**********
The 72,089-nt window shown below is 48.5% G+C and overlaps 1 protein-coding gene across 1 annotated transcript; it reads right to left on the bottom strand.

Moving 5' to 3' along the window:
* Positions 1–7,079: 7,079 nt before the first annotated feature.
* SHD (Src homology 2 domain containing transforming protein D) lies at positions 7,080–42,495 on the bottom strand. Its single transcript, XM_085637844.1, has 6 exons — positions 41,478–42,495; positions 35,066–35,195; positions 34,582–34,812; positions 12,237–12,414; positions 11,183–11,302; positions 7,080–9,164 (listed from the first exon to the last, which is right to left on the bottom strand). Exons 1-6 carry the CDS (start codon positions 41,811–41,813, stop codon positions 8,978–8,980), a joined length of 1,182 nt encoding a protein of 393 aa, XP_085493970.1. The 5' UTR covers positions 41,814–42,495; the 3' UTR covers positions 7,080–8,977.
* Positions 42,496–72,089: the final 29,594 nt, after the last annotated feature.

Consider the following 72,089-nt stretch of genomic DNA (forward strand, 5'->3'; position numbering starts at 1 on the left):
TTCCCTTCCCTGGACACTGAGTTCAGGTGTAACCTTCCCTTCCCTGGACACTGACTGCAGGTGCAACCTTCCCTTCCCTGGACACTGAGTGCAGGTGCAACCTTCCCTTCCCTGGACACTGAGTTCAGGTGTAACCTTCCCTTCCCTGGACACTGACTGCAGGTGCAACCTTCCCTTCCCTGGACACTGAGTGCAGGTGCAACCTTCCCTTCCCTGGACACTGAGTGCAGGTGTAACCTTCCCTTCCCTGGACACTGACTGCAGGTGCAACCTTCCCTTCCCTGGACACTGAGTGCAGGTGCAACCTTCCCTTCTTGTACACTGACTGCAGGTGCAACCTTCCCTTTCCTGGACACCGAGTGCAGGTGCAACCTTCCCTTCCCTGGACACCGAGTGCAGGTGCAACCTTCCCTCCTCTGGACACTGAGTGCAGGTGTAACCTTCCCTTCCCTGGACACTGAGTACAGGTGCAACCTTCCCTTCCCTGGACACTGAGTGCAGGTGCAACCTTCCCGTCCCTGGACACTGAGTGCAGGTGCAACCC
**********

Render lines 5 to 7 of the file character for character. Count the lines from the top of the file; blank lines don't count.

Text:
* Positions 42,496–72,089: the final 29,594 nt, after the last annotated feature.

Consider the following 72,089-nt stretch of genomic DNA (forward strand, 5'->3'; position numbering starts at 1 on the left):
TTCCCTTCCCTGGACACTGAGTTCAGGTGTAACCTTCCCTTCCCTGGACACTGACTGCAGGTGCAACCTTCCCTTCCCTGGACACTGAGTGCAGGTGCAACCTTCCCTTCCCTGGACACTGAGTTCAGGTGTAACCTTCCCTTCCCTGGACACTGACTGCAGGTGCAACCTTCCCTTCCCTGGACACTGAGTGCAGGTGCAACCTTCCCTTCCCTGGACACTGAGTGCAGGTGTAACCTTCCCTTCCCTGGACACTGACTGCAGGTGCAACCTTCCCTTCCCTGGACACTGAGTGCAGGTGCAACCTTCCCTTCTTGTACACTGACTGCAGGTGCAACCTTCCCTTTCCTGGACACCGAGTGCAGGTGCAACCTTCCCTTCCCTGGACACCGAGTGCAGGTGCAACCTTCCCTCCTCTGGACACTGAGTGCAGGTGTAACCTTCCCTTCCCTGGACACTGAGTACAGGTGCAACCTTCCCTTCCCTGGACACTGAGTGCAGGTGCAACCTTCCCGTCCCTGGACACTGAGTGCAGGTGCAACCC